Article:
Appearing at the opening of the 17th International Conference on Counter-Terrorism of the Institute for Counter-Terrorism (ICT) in Herzliya, Justice Minister Ayelet Shaked (Habayit Hayehudi) said the international community should not waste their time leading yet another failed international peace effort, but instead should bolster economic cooperation between Israeli and the PA and Gaza Arabs: improving the security barriers system, increasing work permits, investing in energy infrastructure, connecting to a seaport and improving living conditions alongside jobs creation.
“We have to make great efforts to develop the Palestinian economy and the Palestinian Authority,” Shaked said. “Mahmoud Abbas will be 92 a decade from now. Israel will not intervene in his replacement, but we will certainly expect changes.”
“In the south we have a terrorist organization that controls the Gaza Strip and continues to arm itself, unfortunately,” Shaked said. “The civilian population there is in great distress. Hamas is investing hundreds of millions of shekels in armament for a future use of its military capability, and its strengthening it is done at the expense of the civilians.”
“In the north, the Shiite continuum from Iran to Syria and on the border with Israel worries us,” Shaked continued, “Both in terms of Iran’s entrenchment on the border and also since Syria will become a vanguard base for Iran for moving weapons, building a port, bringing in submarines.”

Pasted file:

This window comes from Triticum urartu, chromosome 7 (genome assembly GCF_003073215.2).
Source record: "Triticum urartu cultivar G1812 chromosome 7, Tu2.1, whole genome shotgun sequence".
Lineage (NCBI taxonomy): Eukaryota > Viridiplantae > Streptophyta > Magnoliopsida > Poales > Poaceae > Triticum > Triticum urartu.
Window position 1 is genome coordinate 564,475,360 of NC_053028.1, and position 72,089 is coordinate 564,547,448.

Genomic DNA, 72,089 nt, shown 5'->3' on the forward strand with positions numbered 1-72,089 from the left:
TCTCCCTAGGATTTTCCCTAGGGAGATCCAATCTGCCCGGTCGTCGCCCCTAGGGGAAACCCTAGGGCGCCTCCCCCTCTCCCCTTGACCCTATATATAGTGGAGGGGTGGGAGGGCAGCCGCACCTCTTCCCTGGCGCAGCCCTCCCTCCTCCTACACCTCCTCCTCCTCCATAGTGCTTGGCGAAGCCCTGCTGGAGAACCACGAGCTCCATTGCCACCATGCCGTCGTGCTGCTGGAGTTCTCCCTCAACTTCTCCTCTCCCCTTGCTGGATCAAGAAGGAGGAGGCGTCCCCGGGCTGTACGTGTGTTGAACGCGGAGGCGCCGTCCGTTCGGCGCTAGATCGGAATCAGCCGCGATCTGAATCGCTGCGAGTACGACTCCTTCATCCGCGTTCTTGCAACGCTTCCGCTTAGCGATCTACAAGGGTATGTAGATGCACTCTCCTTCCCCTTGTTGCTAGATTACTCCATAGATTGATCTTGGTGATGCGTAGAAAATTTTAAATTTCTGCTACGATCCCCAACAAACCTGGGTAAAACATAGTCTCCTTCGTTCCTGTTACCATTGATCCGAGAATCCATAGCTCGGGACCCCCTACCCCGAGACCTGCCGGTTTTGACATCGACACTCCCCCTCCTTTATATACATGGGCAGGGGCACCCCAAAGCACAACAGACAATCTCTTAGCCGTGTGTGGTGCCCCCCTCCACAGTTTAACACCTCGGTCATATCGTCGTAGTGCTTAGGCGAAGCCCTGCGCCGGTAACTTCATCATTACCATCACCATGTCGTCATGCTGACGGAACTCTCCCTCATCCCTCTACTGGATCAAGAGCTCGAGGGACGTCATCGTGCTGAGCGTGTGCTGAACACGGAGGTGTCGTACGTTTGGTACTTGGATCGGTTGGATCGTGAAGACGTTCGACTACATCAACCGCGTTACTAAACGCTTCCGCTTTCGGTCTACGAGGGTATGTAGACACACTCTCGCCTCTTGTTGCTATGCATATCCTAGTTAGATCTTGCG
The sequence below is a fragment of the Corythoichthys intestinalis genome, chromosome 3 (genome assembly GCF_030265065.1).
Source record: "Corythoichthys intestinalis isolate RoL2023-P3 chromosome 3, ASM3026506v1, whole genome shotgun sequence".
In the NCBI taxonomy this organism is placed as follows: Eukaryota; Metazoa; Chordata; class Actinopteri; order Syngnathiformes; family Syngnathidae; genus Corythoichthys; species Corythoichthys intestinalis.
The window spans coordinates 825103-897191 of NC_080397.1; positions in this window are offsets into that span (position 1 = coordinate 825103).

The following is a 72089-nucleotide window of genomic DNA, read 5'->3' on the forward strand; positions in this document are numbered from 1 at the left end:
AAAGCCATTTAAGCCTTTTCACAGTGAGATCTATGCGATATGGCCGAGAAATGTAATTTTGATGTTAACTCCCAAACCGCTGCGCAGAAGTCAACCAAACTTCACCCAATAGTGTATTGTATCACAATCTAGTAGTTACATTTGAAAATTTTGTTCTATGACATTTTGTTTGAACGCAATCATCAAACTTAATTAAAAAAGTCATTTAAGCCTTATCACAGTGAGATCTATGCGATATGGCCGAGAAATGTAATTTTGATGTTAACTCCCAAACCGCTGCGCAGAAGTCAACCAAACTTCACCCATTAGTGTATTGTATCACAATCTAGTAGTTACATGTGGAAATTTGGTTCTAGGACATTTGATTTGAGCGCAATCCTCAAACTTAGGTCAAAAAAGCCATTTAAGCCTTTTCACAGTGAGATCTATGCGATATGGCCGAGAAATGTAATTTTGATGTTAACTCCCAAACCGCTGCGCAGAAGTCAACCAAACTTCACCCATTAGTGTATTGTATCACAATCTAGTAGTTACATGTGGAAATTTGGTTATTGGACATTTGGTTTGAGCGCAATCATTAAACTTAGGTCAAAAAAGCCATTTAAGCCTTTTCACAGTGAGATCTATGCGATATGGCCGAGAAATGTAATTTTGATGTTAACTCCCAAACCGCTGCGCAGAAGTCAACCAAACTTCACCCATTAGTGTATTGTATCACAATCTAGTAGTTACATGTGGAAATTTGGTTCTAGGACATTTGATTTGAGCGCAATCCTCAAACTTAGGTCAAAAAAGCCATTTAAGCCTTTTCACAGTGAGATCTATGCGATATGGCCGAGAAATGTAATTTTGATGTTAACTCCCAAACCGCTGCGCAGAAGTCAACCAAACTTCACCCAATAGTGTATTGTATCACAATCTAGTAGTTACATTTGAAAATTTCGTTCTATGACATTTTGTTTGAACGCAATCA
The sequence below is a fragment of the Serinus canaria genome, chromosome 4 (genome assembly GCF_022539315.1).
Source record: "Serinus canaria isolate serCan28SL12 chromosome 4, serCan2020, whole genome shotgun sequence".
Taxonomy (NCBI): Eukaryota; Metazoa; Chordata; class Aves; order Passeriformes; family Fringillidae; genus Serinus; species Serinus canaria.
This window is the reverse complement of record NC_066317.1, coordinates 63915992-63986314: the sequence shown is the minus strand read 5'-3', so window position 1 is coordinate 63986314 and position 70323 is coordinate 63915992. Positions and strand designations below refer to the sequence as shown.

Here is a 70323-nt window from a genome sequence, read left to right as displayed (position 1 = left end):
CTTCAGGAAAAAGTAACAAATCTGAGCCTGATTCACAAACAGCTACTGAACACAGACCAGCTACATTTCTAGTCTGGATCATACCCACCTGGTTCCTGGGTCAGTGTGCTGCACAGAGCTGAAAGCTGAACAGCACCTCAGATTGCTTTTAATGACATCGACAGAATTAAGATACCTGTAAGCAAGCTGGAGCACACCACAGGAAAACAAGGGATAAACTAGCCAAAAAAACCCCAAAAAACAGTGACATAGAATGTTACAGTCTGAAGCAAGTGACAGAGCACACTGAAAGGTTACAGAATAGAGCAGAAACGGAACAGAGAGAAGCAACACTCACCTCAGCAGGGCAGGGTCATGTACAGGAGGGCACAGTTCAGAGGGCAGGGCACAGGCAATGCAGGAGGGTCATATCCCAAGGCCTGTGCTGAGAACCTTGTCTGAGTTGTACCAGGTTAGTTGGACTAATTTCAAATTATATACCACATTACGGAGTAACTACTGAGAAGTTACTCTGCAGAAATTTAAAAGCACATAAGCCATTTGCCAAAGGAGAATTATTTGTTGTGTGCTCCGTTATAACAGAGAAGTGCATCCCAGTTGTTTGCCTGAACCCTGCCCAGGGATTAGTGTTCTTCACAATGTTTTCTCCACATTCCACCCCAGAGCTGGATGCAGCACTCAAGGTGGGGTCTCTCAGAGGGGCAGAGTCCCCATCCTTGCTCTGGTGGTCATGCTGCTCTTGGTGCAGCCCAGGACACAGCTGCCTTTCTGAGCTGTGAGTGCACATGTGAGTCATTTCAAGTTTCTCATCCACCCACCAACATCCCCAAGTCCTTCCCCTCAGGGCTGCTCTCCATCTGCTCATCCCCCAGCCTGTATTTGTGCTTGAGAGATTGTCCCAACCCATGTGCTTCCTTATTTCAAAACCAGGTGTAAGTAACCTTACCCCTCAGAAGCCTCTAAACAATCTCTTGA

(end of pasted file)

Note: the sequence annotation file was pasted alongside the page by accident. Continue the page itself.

“We hope that the world powers will not allow the Iranian takeover in Syria to become substantial,” Shaked noted, adding that “Israel needs to make sure it does not happen.”
“Alongside the Iranian threat there’s the strengthening of Hezbollah, which has accumulated an arsenal of more than 100,000 missiles and rockets over the past decade – and today they are starting to work on precision rockets, which strategically is far more dangerous for the State of Israel,” Shaked pointed out.
Shaked praised the new War on Terror Act, 5776-2016, which, she said, “enshrines in legislation all sorts of British Mandate era decrees and emergency regulations.” She suggested the law offers security forces “a large and at the same time precise scope for action.”
“For example, there are specific definitions of failure to prevent terrorism, with detailed offenses and detailed penalties,” she said.
Also, “The law added the possibility of continuing to use offenses in the Penal Code, but instead of attaching aggravated circumstances to a terror indictment and hoping that the court would approve, the law determines that if the offense is part of an act of terrorism, the maximum sentence is multiplied by two to a maximum of 25 years. The law also provides detailed definitions of forfeiture of terror-related property funds, while, of course, guarding individuals’ human rights,” Minister Shaked said.